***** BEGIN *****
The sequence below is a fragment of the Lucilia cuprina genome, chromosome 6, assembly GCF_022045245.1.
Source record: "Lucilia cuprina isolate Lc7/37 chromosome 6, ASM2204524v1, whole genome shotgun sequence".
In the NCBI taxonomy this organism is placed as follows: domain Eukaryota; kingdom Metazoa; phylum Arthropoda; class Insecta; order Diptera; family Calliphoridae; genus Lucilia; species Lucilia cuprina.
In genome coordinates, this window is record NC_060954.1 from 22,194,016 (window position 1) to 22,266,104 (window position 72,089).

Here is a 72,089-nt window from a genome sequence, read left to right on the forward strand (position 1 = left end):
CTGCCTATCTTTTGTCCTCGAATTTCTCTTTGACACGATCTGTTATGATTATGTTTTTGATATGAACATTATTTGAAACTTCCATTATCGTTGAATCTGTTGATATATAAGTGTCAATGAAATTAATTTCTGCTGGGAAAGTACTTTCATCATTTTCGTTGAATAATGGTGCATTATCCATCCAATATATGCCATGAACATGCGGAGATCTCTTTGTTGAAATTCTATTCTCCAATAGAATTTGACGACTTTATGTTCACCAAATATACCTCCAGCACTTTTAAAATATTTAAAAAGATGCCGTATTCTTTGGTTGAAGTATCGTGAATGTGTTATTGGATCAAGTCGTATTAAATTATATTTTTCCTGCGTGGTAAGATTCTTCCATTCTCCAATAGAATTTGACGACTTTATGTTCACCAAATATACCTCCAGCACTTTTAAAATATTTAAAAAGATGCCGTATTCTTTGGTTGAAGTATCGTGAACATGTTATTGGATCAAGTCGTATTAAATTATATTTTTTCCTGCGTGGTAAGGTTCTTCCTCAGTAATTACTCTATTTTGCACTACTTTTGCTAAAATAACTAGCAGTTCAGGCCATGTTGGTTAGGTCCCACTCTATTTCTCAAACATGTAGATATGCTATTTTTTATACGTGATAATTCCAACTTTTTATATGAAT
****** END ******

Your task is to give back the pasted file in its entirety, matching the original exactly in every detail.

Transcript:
The sequence below is a fragment of the Lucilia cuprina genome, chromosome 6, assembly GCF_022045245.1.
Source record: "Lucilia cuprina isolate Lc7/37 chromosome 6, ASM2204524v1, whole genome shotgun sequence".
In the NCBI taxonomy this organism is placed as follows: domain Eukaryota; kingdom Metazoa; phylum Arthropoda; class Insecta; order Diptera; family Calliphoridae; genus Lucilia; species Lucilia cuprina.
In genome coordinates, this window is record NC_060954.1 from 22,194,016 (window position 1) to 22,266,104 (window position 72,089).

Here is a 72,089-nt window from a genome sequence, read left to right on the forward strand (position 1 = left end):
CTGCCTATCTTTTGTCCTCGAATTTCTCTTTGACACGATCTGTTATGATTATGTTTTTGATATGAACATTATTTGAAACTTCCATTATCGTTGAATCTGTTGATATATAAGTGTCAATGAAATTAATTTCTGCTGGGAAAGTACTTTCATCATTTTCGTTGAATAATGGTGCATTATCCATCCAATATATGCCATGAACATGCGGAGATCTCTTTGTTGAAATTCTATTCTCCAATAGAATTTGACGACTTTATGTTCACCAAATATACCTCCAGCACTTTTAAAATATTTAAAAAGATGCCGTATTCTTTGGTTGAAGTATCGTGAATGTGTTATTGGATCAAGTCGTATTAAATTATATTTTTCCTGCGTGGTAAGATTCTTCCATTCTCCAATAGAATTTGACGACTTTATGTTCACCAAATATACCTCCAGCACTTTTAAAATATTTAAAAAGATGCCGTATTCTTTGGTTGAAGTATCGTGAACATGTTATTGGATCAAGTCGTATTAAATTATATTTTTTCCTGCGTGGTAAGGTTCTTCCTCAGTAATTACTCTATTTTGCACTACTTTTGCTAAAATAACTAGCAGTTCAGGCCATGTTGGTTAGGTCCCACTCTATTTCTCAAACATGTAGATATGCTATTTTTTATACGTGATAATTCCAACTTTTTATATGAAT